Nike ditches smooth design for ridges on Premier League Flight football
Nike has released its new Flight ball for the 2020/21 Premier League that has geometric grooves and sculpted chevrons to reduce drag.
The product of eight years of research and development by the Nike Equipment Innovation Lab – and 1,700 hours of testing – the Flight ball grants 30 per cent more accurate flight trajectory than its predecessor.
The ball, which was released on Nike’s website on 29 June, will be used in the next 2020/21 Premier League season.
It incorporates Nike’s new patented AerowSculpt technology, which sees moulded grooves indented across its surface – much like how the dimples on a golf ball function.
As Nike explains, while all footballs have some unpredictable movement in flight, if the ball is entirely smooth then it is more likely to be gripped by the air, causing turbulence and thus frequent changes in direction.
“These shifts can result in misplaced long balls, derailing a potentially fruitful counter, or shots that stray off goal,” the brand added.
The indentations in the Flight ball work to reduce “wobble”, offering a more predictable and consistent flight, by encouraging air to move around the ball instead of gripping its surface.
“The construction started with a square-shaped Aerotrack groove,” explained Kieran Ronan, head of Nike Global Football Equipment.
“Over the course of the 68 iterations, we modified the shape of the groove, added sculpted chevrons and explored multiple features throughout to deliver one geometric pattern that helps promote a more stable flight,” he added.
The ball is constructed from four fuse-welded panels, as opposed to a usual 12, which are stitched together with 40 per cent fewer seams than an ordinary football. This makeup affects both how the ball flies and how the player can touch or kick its surface.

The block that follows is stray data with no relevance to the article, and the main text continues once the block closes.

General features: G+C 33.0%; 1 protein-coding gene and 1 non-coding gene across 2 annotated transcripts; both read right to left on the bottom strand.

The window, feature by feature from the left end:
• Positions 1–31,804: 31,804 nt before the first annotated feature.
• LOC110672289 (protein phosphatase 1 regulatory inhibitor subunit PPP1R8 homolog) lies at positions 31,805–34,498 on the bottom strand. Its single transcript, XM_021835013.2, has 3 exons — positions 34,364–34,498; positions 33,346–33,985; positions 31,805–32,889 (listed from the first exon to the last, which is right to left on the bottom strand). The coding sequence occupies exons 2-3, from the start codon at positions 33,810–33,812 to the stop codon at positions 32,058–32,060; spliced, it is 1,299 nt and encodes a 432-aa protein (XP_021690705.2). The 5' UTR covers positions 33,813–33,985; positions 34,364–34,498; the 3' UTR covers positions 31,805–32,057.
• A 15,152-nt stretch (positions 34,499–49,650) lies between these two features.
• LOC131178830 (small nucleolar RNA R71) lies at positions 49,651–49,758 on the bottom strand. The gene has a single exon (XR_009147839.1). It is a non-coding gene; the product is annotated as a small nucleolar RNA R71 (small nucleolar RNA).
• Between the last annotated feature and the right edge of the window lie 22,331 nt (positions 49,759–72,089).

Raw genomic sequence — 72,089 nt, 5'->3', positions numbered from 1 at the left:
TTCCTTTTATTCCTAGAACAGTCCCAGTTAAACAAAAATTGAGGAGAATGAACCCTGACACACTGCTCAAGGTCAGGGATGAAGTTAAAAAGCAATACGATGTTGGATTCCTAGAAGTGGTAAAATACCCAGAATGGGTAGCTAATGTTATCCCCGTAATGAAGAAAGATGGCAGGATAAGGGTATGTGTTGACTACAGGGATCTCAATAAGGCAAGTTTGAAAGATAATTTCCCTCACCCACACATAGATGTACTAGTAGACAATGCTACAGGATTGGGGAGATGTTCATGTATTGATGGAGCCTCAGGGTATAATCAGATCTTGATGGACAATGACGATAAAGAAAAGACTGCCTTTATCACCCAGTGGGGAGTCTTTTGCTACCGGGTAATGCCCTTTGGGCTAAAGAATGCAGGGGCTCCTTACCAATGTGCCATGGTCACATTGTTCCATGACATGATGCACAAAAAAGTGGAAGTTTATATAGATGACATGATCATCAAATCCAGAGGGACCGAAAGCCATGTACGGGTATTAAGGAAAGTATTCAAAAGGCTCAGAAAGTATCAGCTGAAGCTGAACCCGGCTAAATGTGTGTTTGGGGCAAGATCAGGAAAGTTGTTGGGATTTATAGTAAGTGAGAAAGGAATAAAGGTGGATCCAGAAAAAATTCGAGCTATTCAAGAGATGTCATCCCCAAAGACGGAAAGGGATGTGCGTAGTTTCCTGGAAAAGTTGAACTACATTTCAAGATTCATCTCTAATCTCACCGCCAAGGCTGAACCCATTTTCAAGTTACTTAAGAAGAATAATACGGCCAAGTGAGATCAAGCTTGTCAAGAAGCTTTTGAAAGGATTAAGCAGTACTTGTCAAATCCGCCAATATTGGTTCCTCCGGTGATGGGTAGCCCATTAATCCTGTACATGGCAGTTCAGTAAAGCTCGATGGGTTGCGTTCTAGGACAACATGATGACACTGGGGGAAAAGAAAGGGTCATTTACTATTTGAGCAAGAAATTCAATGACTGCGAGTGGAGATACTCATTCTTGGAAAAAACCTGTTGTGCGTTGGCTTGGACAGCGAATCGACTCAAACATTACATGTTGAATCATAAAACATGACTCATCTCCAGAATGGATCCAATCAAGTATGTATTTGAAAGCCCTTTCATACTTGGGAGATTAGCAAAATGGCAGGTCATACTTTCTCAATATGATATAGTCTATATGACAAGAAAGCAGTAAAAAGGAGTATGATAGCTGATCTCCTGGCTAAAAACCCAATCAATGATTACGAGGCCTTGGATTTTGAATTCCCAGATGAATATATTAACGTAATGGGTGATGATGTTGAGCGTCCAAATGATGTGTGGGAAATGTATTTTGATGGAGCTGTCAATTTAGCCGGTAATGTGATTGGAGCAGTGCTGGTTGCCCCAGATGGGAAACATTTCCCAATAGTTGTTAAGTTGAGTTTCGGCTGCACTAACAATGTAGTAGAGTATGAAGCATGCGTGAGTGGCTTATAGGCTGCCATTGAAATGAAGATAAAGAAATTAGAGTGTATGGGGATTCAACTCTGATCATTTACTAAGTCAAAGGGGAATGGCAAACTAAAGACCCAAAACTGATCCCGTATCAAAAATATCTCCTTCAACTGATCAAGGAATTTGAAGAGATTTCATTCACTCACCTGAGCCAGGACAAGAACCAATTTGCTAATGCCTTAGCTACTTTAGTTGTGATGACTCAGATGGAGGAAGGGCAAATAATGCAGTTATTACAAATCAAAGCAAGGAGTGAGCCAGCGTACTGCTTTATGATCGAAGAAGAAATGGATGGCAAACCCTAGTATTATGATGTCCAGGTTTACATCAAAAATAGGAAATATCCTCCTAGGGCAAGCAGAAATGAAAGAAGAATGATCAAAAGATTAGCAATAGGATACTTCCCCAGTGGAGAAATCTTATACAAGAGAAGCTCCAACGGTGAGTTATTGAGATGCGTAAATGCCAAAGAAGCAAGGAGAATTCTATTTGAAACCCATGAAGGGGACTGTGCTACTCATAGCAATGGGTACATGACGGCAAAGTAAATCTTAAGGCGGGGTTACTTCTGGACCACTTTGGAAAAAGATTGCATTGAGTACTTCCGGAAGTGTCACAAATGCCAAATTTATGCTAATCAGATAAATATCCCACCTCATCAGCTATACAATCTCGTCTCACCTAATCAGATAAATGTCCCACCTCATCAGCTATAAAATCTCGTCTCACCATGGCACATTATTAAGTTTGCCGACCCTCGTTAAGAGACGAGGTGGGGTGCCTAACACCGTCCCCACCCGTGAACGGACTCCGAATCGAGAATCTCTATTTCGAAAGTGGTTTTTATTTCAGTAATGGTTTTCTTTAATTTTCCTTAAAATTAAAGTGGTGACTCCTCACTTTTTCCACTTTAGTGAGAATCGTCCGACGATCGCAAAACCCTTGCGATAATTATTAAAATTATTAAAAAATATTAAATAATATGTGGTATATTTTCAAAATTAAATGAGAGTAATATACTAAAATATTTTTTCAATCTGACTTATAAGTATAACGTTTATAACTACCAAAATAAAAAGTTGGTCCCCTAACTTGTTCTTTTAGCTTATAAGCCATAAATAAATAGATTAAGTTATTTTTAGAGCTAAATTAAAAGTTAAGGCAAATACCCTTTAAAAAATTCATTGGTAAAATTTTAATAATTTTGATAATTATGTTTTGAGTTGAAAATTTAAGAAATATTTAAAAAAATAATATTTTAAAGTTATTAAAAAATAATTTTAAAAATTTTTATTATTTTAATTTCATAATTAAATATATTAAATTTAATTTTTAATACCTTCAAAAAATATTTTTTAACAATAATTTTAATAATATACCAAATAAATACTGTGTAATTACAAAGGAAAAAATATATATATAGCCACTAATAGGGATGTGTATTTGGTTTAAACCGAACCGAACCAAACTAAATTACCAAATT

It also is printed with Nike’s All Conditions Control (ACC) 3D ink, which is used to print “micro flaps” along the surface to ensure optimal grip in all weather conditions.
Nike’s innovation lab worked with various players to address these aerodynamics issues in three stages, which it has labelled explore, recreate and innovate.
In the explore phase, the Nike lab used various tracking systems to measure the ball flight of different types of kicks performed during a game.
The recreate phase saw the researchers replicate the kick styles seen on-pitch with a robotic leg in order to measure any small differences in performance between different ball designs.
In the final innovate phase, the lab tested 68 different iterations of the Flight ball and had over 800 professional athletes participate in field testing validation before settling on a final version.
“Everything done at the Lab is rooted in science,” said Ronan. “Here, we are able to detect small differences in performance that may not be perceivable to most athletes, but when those small differences are iterated upon 68 times, the result is a noticeable leap in performance.”
Dezeen recently spoke to Nike’s sustainable design lead Noah Murphy-Reinhertz about the impact of the current Covid-19 pandemic, and how it will affect the current climate crisis.
“Right now we’re in the midst of two global crises,” he told Dezeen. “One is super visible that we’re experiencing and immediately it’s put us all back into isolation for a few months.”
“But the other crisis that’s happening at exactly the same time is one that could put us all inside air-conditioned homes and gyms for the foreseeable future.”
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